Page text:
China as a Superpower Essay

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Will China Soon Become a Threatening Superpower? The military issue with China is a major current topic. The introduction describes China’s economic history and how during the 1700’s Europe began to outgrow China industrially. China then gradually began to recover in 1911. Later, in the 1980s, China chose to start increasing the military forces first and soon became the largest military power with 4. 2 million troops. The author explains that although their military flourishes, it is quite possible to argue that China is economically poor with their 2006 GDP being less than one twentieth of the U.

S per capita GDP. The two articles in the Taking Sides book deals with China’s intentions of expanding their military. John Tkacik Jr. believes that China is planning on challenging the U. S. as a superpower. He bases his argument off of China’s increased military budget. While Samuel A. Bleicher views China as trying to better themselves by increasing their military power, not to contend with the U. S. John Tkacik explains that China is obviously becoming a threat. China claimed to increase their military budget 17. 8 percent to $45 billion.

Tkacik states that China’s military spending is more near the $450 billion range, far more than they announced publically. He predicts that within a decade China will be America’s only global military competitor. China arouses a cause for concern since they chose to expand their military capabilities during “peacetime”. At the end of his stand, Tkacik questions the reasoning Beijing would have in creating a machine worthy of challenging a superpower if not to actually challenge U. S. Opposing this viewpoint is Samuel A. Bleicher. He claims that China is still under construction.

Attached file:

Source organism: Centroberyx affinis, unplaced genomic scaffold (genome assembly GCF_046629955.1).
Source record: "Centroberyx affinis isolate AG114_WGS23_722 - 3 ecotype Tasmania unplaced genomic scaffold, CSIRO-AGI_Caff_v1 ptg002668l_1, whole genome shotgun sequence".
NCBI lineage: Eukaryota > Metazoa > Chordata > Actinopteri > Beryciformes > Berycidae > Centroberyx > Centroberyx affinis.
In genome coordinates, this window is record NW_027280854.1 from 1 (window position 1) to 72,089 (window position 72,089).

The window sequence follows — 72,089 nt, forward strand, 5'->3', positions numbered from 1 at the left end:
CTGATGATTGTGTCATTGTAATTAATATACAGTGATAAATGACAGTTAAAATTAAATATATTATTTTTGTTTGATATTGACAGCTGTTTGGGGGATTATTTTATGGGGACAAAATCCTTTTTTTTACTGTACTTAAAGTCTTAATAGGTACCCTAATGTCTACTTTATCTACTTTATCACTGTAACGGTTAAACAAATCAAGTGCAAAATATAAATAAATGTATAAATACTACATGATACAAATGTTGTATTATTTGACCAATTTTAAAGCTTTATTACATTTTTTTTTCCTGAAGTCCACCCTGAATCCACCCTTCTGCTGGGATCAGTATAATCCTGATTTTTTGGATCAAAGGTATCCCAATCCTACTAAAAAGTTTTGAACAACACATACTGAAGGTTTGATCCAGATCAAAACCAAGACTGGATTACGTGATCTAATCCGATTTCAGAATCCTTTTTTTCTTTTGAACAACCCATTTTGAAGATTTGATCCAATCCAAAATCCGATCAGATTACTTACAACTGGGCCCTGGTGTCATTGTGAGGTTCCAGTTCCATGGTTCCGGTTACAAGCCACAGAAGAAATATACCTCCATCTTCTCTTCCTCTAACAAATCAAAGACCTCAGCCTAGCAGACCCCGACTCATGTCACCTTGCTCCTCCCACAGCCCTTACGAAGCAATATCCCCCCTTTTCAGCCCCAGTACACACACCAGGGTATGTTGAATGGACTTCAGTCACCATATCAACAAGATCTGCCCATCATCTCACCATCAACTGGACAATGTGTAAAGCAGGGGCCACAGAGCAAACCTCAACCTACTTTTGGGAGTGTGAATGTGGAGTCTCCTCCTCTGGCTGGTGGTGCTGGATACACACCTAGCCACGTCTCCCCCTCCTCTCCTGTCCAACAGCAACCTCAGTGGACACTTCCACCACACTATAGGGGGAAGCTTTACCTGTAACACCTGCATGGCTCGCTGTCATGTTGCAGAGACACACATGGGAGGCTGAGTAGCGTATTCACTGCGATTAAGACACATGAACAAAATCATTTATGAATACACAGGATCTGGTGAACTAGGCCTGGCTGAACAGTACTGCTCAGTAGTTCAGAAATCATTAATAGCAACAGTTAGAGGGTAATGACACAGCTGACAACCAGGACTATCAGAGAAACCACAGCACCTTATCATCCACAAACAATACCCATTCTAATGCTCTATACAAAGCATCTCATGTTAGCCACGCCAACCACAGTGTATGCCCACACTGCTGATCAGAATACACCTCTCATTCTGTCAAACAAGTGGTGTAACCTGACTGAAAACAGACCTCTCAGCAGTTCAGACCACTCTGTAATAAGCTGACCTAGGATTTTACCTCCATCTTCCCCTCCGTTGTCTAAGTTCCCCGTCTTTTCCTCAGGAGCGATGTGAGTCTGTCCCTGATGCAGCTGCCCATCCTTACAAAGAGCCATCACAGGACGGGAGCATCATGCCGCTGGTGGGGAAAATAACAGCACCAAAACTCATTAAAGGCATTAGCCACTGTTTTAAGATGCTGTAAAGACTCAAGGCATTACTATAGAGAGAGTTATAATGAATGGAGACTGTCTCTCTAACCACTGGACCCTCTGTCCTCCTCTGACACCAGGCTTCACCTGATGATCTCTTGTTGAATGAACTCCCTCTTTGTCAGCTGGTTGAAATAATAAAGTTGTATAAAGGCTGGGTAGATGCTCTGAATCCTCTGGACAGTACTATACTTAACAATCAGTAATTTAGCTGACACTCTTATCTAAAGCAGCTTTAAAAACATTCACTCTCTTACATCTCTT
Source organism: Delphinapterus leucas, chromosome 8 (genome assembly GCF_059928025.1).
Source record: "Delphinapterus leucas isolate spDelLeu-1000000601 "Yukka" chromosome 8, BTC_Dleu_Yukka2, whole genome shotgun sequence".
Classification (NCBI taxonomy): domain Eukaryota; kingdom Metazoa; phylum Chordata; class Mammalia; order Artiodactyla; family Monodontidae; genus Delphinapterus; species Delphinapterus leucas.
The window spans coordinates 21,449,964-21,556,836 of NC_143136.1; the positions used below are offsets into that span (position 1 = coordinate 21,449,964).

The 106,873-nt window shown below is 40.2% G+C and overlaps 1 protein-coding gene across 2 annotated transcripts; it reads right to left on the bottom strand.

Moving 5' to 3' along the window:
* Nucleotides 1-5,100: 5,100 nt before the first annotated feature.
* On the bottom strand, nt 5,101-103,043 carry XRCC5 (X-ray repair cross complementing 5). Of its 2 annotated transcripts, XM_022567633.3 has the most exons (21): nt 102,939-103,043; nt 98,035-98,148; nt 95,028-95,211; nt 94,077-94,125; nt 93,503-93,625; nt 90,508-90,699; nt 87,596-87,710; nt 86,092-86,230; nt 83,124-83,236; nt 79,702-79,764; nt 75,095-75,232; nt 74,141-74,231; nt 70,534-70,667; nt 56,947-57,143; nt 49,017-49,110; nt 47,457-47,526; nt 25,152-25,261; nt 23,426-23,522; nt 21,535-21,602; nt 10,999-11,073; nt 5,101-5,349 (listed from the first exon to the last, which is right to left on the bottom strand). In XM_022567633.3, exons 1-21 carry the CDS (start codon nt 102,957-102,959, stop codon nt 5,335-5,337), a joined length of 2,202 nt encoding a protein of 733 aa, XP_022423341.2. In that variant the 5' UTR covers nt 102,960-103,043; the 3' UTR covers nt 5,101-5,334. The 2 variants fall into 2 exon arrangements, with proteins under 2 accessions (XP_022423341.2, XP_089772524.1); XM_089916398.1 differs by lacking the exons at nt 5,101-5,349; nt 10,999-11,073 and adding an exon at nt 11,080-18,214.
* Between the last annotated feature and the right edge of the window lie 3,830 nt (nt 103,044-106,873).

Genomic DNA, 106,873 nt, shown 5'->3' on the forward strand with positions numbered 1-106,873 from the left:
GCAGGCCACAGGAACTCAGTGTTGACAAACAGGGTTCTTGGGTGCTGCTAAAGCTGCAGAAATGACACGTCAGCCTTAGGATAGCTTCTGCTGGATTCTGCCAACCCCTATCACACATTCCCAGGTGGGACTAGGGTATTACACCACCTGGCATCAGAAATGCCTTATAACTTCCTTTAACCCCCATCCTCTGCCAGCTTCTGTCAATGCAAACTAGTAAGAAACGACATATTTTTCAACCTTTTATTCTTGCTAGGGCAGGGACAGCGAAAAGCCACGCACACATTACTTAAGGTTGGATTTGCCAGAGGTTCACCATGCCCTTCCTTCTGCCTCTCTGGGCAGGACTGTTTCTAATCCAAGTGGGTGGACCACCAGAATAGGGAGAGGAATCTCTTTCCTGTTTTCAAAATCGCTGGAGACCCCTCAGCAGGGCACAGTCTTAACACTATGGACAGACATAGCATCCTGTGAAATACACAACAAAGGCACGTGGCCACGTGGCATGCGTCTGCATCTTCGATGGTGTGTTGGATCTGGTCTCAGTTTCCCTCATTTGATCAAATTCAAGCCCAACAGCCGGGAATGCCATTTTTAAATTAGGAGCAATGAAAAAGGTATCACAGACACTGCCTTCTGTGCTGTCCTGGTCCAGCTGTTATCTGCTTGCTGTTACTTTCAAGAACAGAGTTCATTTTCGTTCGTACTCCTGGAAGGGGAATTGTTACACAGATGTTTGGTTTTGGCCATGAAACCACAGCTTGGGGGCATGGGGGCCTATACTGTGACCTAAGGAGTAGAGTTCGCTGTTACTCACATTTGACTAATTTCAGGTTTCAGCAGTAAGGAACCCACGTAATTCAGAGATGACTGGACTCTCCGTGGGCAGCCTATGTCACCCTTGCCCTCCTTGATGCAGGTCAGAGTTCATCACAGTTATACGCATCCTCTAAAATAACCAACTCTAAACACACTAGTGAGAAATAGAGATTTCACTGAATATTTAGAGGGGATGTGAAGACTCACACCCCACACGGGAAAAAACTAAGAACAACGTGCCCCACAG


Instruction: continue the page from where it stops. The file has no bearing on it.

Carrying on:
Bleicher says that seeing China as an emerging superpower is good for the media. If China fails in any way, the consequences could be disastrous for not only China but also for the rest of the world. He goes on to explain that most of the views on China are overestimated and when they are truly analyzed it is easily apparent that China in no way is in a position to challenge the U. S. Next, Bleicher argues that China is internally rotten. Although China has sufficient national laws about minimum wages and hours, child labor, food and product safety, worker safety, and air and water pollution, they have yet to effectively enforce hose laws. Instead, they choose to allow local and provincial party leaders implement these regulations. With this instability Bleicher, claims that China is in no place to become a superpower even though the media portrays them to be. He argues that China’s military is being expanded mainly to buy the army’s loyalty and to give an exterior appearance of strength. Bleicher goes on to explain that China is not seeking to become a superpower but striving to become a developed nation.

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